It’s still a form of comedy, one that emerges from a confrontation with the “reality” of contrived situations and induced crises. The immersive documentary scenes are cutely juxtaposed with sketches, some involving puppets and some cool animation from Nick Simpson, which gives this series a novel look.
It’s related stylistically to what is sometimes called “the life intervention” format of some factual observational shows. These programs mobilise professional motivators and lifestyle experts to help us overcome obstacles in our personal, professional and domestic lives.
They use different forms of self-management techniques or life-changing interventions, or simply resolve specific problems, such as how to sell a house in a foreign country, how to lose weight by finding the most appropriate diet, or how to manage finances better. Think: Frantic Family Rescue, which explores the good, the bad and the ugly of modern child rearing, or Making Families Happy and the way it uses scientific methodology to confront failed parenting techniques, broken patterns of communication and the inevitable lost parental romance, both of which appeared recently on the ABC.
The aim is a serious one, too, the humour a way into discussion. “Sex is always on television, yet never really discussed,” says Holden. “When was the last time you saw erectile dysfunction or male sexual identity seriously tackled head on?”
She and her colleagues take us into what is a complex, social dilemma — as she says, every month the word “sex” is googled at least 24 million times, and for young people in particular there’s a whole new set of rules and a whole lot of misinformation. As Bateman says, “The aim of the series is to promote positive change in the way we think about sex, practise sex and, importantly, talk about sex.”
In creating this series, she was inspired by the persona McGregor presented on stage at his stand-up gigs: a young man in his early 30s who personifies the high anxieties and hang-ups many of us have about our sex lives, our bodies and desirability. “The only person who gets embarrassed around Luke is Luke himself, and by watching his awkwardness we appear to shed our own,” she says in her production notes. “That’s why he’s the perfect person to educate a wide audience on the subject you previously couldn’t have watched in the same room as your teenagers (and vice versa).”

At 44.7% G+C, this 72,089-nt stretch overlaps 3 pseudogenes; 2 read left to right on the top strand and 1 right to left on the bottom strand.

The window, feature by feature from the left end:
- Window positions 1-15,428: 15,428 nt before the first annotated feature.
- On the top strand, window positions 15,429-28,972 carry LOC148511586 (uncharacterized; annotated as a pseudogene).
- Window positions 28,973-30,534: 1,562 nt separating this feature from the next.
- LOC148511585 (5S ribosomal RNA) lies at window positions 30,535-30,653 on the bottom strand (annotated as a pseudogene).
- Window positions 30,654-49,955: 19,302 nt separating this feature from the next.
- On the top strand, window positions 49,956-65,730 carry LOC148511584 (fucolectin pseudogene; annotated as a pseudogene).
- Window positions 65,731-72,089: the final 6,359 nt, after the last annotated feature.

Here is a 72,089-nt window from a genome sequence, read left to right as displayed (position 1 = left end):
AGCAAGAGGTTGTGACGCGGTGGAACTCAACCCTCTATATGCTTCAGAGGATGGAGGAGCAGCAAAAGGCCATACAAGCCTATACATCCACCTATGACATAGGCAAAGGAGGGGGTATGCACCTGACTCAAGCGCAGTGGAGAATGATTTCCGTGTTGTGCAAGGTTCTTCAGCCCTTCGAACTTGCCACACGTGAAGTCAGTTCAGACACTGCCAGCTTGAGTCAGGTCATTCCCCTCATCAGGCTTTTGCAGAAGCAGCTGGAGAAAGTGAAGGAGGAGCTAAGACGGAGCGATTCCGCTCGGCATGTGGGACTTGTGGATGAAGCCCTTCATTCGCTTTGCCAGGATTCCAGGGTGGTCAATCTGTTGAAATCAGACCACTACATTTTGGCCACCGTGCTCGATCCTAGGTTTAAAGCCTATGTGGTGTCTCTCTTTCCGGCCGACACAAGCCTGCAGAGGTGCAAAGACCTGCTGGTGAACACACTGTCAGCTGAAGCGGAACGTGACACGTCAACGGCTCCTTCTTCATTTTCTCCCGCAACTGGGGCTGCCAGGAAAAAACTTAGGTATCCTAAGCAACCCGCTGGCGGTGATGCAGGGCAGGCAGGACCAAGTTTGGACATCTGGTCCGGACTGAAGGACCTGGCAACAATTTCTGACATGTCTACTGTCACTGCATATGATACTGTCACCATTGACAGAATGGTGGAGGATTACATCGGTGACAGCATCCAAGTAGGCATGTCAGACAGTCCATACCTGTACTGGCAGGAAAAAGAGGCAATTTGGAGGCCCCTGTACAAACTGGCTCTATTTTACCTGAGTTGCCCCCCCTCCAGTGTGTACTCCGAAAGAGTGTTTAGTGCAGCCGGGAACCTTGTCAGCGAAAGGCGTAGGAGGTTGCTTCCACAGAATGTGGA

The first episode is a disarming, idiosyncratic excursion into some painful truths for McGregor as he confronts his fear of being nude and his dislike of his own body, the mixture of comedy and pathos persuasive and affecting. With the help of sex therapist Cyndi Darnell, an embarrassing Q&A session with his mum and dad, relationship coach Jared Osborne and a bunch of middle-aged snooker-playing naturists, McGregor goes from someone who wears bathers in the sauna to someone who can play nude tennis with few inhibitions.
As a comic McGregor is nervous and anxious to please, and like most of the proverbial “little man” clowns, he is fated to serve as the butt for life’s ignominies. But no matter how he’s pummelled by the physical discomfort or embarrassment, his eagerness revives him. His saving grace is his gallant resolve to succeed and somehow bring sexual nirvana to all of us.
He’s the perpetual victim of unrequited love, the slightly pudgy, red-haired guy who doesn’t like himself; the tumbledown clown with the toothy smile and double chins women want to befriend rather than bed, his sexual pockets threadbare. The continual urgency on his part for fresh experience drives him, adding depth to his comic likability. There is something happily childlike about him, able to act out impulses an adult would suppress, and it makes him perfect for this role.
Wednesday at 9pm, ABC.
Luke McGregor puts himself in all sorts of embarrassing situations
for Luke Warm Sex